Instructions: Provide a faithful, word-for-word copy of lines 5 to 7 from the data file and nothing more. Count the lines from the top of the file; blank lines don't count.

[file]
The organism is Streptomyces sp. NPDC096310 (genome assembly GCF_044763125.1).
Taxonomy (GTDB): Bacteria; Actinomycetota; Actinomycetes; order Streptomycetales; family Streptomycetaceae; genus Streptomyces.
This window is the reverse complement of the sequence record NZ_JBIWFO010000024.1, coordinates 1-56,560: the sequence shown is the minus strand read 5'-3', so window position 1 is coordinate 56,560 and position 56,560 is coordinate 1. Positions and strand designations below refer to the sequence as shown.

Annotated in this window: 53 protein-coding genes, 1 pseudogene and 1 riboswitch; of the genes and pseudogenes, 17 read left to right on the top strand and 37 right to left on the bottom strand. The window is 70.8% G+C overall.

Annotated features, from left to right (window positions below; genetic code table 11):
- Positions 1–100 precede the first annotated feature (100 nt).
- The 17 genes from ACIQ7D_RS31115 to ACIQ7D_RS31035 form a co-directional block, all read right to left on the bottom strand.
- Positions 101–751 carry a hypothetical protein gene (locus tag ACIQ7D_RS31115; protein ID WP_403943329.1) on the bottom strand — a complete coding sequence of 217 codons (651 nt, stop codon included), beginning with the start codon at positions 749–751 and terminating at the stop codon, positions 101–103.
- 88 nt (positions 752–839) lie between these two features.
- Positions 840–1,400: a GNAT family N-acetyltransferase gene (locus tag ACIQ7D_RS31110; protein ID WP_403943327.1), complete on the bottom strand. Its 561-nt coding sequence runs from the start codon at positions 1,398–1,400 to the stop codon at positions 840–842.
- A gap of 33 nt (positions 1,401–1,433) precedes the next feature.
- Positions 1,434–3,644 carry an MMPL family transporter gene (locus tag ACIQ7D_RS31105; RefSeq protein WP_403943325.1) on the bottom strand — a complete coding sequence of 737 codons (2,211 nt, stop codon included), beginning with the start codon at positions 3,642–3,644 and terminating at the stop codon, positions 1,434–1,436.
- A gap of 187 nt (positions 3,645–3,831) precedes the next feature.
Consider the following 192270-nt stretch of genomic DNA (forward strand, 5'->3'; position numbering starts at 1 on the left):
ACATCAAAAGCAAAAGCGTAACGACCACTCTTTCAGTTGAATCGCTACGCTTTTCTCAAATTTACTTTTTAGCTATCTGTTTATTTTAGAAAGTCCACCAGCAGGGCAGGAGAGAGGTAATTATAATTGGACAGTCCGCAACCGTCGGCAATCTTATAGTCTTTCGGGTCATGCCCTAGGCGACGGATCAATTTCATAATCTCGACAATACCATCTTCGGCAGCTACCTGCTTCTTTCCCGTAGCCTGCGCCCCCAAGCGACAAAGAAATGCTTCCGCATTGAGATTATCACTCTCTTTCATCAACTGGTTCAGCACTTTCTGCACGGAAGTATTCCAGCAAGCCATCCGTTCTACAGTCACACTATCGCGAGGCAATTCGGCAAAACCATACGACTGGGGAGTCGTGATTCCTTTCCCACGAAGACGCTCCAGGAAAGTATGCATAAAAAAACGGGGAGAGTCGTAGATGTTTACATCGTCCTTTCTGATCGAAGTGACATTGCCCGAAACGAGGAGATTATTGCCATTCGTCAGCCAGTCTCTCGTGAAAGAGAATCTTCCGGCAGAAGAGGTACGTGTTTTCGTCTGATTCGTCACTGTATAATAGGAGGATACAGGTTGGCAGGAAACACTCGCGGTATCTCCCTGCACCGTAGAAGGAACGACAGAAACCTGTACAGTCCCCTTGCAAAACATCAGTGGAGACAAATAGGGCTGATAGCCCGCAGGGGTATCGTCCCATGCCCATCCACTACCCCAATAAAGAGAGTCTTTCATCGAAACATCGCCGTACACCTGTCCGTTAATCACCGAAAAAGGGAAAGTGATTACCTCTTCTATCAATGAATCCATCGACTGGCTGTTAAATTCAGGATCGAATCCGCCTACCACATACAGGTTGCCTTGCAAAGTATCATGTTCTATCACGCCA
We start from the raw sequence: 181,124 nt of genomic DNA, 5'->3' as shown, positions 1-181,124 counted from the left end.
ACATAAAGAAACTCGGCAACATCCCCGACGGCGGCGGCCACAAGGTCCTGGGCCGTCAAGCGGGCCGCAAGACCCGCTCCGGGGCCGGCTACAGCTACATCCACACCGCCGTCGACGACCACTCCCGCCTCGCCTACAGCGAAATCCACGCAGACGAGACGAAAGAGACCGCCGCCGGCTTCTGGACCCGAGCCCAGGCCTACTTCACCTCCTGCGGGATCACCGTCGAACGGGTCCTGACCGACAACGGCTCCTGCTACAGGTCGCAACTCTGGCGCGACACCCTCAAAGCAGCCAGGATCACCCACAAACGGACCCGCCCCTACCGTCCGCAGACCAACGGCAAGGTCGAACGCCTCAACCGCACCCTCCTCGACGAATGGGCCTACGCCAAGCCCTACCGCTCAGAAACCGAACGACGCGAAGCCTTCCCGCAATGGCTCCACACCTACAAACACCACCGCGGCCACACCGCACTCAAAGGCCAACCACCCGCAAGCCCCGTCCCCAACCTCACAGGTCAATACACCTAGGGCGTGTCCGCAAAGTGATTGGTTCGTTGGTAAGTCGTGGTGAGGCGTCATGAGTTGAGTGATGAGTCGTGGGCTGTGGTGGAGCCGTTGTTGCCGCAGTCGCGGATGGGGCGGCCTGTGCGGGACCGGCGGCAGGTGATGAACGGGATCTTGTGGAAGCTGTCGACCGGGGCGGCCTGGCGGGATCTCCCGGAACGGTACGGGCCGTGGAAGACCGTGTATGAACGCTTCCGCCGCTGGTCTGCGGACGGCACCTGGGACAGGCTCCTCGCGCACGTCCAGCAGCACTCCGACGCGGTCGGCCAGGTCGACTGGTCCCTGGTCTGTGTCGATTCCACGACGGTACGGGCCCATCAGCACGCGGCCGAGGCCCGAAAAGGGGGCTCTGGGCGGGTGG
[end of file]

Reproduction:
Annotated features, from left to right (window positions below; genetic code table 11):
- Positions 1–100 precede the first annotated feature (100 nt).
- The 17 genes from ACIQ7D_RS31115 to ACIQ7D_RS31035 form a co-directional block, all read right to left on the bottom strand.